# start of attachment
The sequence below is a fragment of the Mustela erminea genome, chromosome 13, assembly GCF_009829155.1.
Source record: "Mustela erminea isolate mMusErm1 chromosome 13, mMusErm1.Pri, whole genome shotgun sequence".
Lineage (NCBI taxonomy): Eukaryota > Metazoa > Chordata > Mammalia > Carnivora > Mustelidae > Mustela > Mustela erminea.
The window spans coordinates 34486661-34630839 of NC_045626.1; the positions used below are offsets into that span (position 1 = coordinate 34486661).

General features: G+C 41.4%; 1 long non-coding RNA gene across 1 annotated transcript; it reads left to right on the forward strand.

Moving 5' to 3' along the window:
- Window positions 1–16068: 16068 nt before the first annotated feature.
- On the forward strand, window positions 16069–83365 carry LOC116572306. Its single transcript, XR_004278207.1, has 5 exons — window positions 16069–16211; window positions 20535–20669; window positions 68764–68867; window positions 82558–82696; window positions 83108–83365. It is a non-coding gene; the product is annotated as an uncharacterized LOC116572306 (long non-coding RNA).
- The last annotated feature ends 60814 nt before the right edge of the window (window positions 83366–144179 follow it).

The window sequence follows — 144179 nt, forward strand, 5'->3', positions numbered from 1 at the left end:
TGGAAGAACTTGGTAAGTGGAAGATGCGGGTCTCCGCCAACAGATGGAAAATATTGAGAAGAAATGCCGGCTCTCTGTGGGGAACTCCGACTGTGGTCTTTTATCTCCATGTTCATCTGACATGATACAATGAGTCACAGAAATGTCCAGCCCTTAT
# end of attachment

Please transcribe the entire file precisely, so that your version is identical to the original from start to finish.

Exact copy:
The sequence below is a fragment of the Mustela erminea genome, chromosome 13, assembly GCF_009829155.1.
Source record: "Mustela erminea isolate mMusErm1 chromosome 13, mMusErm1.Pri, whole genome shotgun sequence".
Lineage (NCBI taxonomy): Eukaryota > Metazoa > Chordata > Mammalia > Carnivora > Mustelidae > Mustela > Mustela erminea.
The window spans coordinates 34486661-34630839 of NC_045626.1; the positions used below are offsets into that span (position 1 = coordinate 34486661).

General features: G+C 41.4%; 1 long non-coding RNA gene across 1 annotated transcript; it reads left to right on the forward strand.

Moving 5' to 3' along the window:
- Window positions 1–16068: 16068 nt before the first annotated feature.
- On the forward strand, window positions 16069–83365 carry LOC116572306. Its single transcript, XR_004278207.1, has 5 exons — window positions 16069–16211; window positions 20535–20669; window positions 68764–68867; window positions 82558–82696; window positions 83108–83365. It is a non-coding gene; the product is annotated as an uncharacterized LOC116572306 (long non-coding RNA).
- The last annotated feature ends 60814 nt before the right edge of the window (window positions 83366–144179 follow it).

The window sequence follows — 144179 nt, forward strand, 5'->3', positions numbered from 1 at the left end:
TGGAAGAACTTGGTAAGTGGAAGATGCGGGTCTCCGCCAACAGATGGAAAATATTGAGAAGAAATGCCGGCTCTCTGTGGGGAACTCCGACTGTGGTCTTTTATCTCCATGTTCATCTGACATGATACAATGAGTCACAGAAATGTCCAGCCCTTAT